Jon Maynard Boundaries Ltd, Boundary Demarcation and Disputes, Rights of Way, Expert Witness, Chartered Land Surveyor

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Boundaries

Boundary Agreement

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What is an agreed boundary?

An agreed boundary is a boundary whose position has been agreed by neighbouring landowners in order to overcome any lack of clarity in the official description of that boundary.

With unregistered land the legally accepted description of the boundary is to be found in the parcels clause (or on the plan referred to in the parcels clause) of the relevant deed of conveyance. The law allows that, where the description of the boundary in the title deed (or conveyance deed) is unclear, neighbouring landowners may agree with each other the exact position of the boundary that separates their lands for the purpose of clarifying the description in the title deed. It must be emphasised that this agreement must be for the purpose of describing an existing boundary and must not be used as a means of transferring land (for which a deed of conveyance or a transfer deed must be drawn up by a solicitor or a registered conveyancer).

In the case of registered land the description of the boundary is to be found on Land Registry’s title plan, which shows only the general position of the boundary. For the legally accepted description of the boundary of registered land it is necessary to refer back to the pre-registration title deeds (in the case of many registered titles, the pre-registration deeds have been destroyed - and unless Land Registry has kept a copy, then the pre-registration deeds may be unavailable), more specifically to the parcels clause (or to the plan referred to in the parcels clause) of the relevant deed of conveyance. In some cases there will be a need for neighbouring owners of registered land to clarify the exact position of the boundary. This can be achieved in one of two ways:

  • as an ‘Agreed Boundary’ (as described on the present page);
  • as a ‘Determined Boundary’ (please refer to the page for Determined Boundary).

Land Registry is happy to note either an ‘agreed boundary’ or a ‘determined boundary’ on the register for each of the affected properties.

Service offered

Jon Maynard Boundaries Ltd can accept joint instructions (ie. work on behalf of both parties, who each pay half of our fee) to:

  • assist the parties in agreeing the position of the boundary,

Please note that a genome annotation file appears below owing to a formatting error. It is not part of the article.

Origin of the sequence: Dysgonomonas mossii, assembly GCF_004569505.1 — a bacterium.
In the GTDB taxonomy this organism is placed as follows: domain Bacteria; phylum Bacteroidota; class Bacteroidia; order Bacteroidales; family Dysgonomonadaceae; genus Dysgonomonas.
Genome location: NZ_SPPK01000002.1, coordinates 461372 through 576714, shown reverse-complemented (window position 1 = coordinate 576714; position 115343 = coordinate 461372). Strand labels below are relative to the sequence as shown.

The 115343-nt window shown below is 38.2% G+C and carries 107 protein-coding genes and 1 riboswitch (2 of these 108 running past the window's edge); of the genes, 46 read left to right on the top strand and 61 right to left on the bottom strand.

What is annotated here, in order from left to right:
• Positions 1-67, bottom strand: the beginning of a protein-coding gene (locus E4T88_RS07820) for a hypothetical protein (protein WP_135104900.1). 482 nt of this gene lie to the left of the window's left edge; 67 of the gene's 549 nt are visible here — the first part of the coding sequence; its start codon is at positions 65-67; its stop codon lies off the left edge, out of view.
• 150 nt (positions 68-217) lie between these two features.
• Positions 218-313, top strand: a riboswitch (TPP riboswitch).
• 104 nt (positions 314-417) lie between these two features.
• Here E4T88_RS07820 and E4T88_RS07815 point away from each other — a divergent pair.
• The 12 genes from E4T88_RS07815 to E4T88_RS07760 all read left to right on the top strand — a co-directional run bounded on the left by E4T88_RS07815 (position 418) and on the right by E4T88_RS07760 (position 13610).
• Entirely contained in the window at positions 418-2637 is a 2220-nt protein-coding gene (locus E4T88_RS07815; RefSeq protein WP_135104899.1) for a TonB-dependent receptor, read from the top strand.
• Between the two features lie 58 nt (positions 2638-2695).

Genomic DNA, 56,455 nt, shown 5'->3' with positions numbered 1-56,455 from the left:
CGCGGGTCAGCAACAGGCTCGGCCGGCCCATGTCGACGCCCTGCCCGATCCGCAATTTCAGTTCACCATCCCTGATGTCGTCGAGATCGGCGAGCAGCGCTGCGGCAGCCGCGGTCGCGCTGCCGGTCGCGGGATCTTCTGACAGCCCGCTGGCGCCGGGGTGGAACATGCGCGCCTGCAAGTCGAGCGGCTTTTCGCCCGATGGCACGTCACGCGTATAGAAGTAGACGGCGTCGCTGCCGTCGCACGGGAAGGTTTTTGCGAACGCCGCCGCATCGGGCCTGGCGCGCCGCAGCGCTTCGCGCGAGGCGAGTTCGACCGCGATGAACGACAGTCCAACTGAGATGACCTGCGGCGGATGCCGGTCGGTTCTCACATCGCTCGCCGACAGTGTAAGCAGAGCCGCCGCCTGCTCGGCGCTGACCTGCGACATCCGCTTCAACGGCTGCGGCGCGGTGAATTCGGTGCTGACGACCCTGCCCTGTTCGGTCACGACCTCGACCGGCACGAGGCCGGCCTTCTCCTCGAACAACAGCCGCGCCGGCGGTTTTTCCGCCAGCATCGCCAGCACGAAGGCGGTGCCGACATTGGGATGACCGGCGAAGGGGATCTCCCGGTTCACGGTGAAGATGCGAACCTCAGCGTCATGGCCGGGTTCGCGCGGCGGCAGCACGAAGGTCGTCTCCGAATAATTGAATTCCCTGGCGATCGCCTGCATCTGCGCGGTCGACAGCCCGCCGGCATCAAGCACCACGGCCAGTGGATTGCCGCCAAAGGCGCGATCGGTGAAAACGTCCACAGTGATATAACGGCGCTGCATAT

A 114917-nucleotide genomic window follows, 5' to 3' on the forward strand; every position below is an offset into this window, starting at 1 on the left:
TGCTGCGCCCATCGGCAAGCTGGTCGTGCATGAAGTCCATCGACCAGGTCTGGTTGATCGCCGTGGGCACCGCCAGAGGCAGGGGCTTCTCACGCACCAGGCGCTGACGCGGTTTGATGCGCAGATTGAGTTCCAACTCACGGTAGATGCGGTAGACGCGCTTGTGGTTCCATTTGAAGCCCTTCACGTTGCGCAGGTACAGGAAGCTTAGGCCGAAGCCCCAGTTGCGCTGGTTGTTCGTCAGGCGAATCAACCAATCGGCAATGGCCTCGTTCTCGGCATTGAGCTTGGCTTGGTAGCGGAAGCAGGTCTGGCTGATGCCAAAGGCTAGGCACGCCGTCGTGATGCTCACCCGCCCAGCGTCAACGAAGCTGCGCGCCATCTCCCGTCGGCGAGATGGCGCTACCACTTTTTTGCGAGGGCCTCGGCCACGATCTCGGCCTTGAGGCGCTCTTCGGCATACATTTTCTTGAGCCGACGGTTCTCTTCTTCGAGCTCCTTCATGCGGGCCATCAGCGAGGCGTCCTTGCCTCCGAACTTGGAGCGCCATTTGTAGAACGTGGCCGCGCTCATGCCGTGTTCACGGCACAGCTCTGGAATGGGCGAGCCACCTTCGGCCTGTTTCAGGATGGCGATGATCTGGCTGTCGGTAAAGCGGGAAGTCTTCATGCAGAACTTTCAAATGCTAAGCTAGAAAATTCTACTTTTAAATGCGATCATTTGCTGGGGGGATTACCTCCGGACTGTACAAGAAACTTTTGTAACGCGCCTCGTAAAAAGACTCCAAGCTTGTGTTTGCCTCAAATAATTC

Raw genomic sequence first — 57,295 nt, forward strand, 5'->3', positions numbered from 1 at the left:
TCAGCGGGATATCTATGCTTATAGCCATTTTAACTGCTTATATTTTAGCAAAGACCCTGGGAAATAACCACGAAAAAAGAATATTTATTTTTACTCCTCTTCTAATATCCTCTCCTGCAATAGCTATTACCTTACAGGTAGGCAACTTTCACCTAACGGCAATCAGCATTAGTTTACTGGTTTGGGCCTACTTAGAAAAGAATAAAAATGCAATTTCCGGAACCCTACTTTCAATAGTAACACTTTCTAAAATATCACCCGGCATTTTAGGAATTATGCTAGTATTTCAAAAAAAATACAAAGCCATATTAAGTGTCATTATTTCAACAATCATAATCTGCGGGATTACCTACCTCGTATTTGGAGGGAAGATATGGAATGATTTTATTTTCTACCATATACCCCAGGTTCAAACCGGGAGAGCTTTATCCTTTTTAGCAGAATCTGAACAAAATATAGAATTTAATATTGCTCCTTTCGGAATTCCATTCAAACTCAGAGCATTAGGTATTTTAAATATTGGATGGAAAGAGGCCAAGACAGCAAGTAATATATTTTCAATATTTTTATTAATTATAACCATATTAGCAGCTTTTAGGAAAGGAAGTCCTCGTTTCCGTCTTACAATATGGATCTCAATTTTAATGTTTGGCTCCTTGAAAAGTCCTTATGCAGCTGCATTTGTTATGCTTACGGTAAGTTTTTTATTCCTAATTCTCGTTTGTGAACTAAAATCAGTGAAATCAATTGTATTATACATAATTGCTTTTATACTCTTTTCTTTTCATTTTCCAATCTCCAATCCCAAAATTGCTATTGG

• describe the agreed boundary unambiguously using an annotated, dimensioned plan,
  • submit to Land Registry an application, supported by a plan signed by both parties, to note the boundary agreement on the register for each affected title (if the land is not registered then the boundary agreement must be kept with the other title deeds).

The process will involve our surveyor examining relevant documentary evidence (please refer to the page for Documentary Evidence) to satisfy himself:

  • that he has correctly identified the proprietors (registered or otherwise) of the land,
  • that the intention of the parties is to clarify the position of the boundary and not to effect a transfer of land.

A visit to the site will be necessary both to check the documentary evidence for the boundary against the physical features now present on the land and to take any survey measurements that will enable the proper description of the land.

Expected outcome

The object of the exercise is:

  • in the case of unregistered land to give clarity as to the position of a boundary that is poorly described in the title deeds;
  • in the case of registered land to give a much more precise definition of the boundary than the ‘general boundary’ that is recorded by Land Registry.

Because the agreed boundary is noted on the register, its position will be binding on both parties and on anyone who later owns those titles. In the case of unregistered land, it will be necessary to keep the boundary agreement with the other title deeds.

 

 

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Some past cases

2006,  Boundary Agreement,  Bridport,  Dorset.
2006,  Boundary Agreement,  Petersfield,  Hampshire.
2006,  Boundary Agreement,  New Forest,  Hampshire.